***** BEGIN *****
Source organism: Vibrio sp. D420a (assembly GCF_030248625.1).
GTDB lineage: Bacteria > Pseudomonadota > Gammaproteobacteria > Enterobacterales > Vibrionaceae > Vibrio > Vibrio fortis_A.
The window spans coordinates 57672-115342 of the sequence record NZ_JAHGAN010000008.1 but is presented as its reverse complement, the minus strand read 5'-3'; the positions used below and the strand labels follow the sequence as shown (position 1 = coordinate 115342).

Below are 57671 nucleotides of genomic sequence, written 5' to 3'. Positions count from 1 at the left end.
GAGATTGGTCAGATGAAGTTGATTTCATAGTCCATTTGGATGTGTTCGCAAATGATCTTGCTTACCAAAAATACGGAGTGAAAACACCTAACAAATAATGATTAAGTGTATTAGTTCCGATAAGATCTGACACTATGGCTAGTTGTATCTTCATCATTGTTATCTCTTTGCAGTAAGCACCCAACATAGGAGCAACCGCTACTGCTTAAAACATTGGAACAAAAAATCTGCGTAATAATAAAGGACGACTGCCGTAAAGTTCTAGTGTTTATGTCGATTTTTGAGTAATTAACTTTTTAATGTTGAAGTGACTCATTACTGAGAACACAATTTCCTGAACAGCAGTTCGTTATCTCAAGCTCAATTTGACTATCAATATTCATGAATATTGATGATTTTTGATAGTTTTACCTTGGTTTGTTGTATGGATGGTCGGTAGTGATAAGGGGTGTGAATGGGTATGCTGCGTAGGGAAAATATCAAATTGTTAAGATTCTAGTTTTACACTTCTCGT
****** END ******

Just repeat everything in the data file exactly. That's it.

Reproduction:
Source organism: Vibrio sp. D420a (assembly GCF_030248625.1).
GTDB lineage: Bacteria > Pseudomonadota > Gammaproteobacteria > Enterobacterales > Vibrionaceae > Vibrio > Vibrio fortis_A.
The window spans coordinates 57672-115342 of the sequence record NZ_JAHGAN010000008.1 but is presented as its reverse complement, the minus strand read 5'-3'; the positions used below and the strand labels follow the sequence as shown (position 1 = coordinate 115342).

Below are 57671 nucleotides of genomic sequence, written 5' to 3'. Positions count from 1 at the left end.
GAGATTGGTCAGATGAAGTTGATTTCATAGTCCATTTGGATGTGTTCGCAAATGATCTTGCTTACCAAAAATACGGAGTGAAAACACCTAACAAATAATGATTAAGTGTATTAGTTCCGATAAGATCTGACACTATGGCTAGTTGTATCTTCATCATTGTTATCTCTTTGCAGTAAGCACCCAACATAGGAGCAACCGCTACTGCTTAAAACATTGGAACAAAAAATCTGCGTAATAATAAAGGACGACTGCCGTAAAGTTCTAGTGTTTATGTCGATTTTTGAGTAATTAACTTTTTAATGTTGAAGTGACTCATTACTGAGAACACAATTTCCTGAACAGCAGTTCGTTATCTCAAGCTCAATTTGACTATCAATATTCATGAATATTGATGATTTTTGATAGTTTTACCTTGGTTTGTTGTATGGATGGTCGGTAGTGATAAGGGGTGTGAATGGGTATGCTGCGTAGGGAAAATATCAAATTGTTAAGATTCTAGTTTTACACTTCTCGT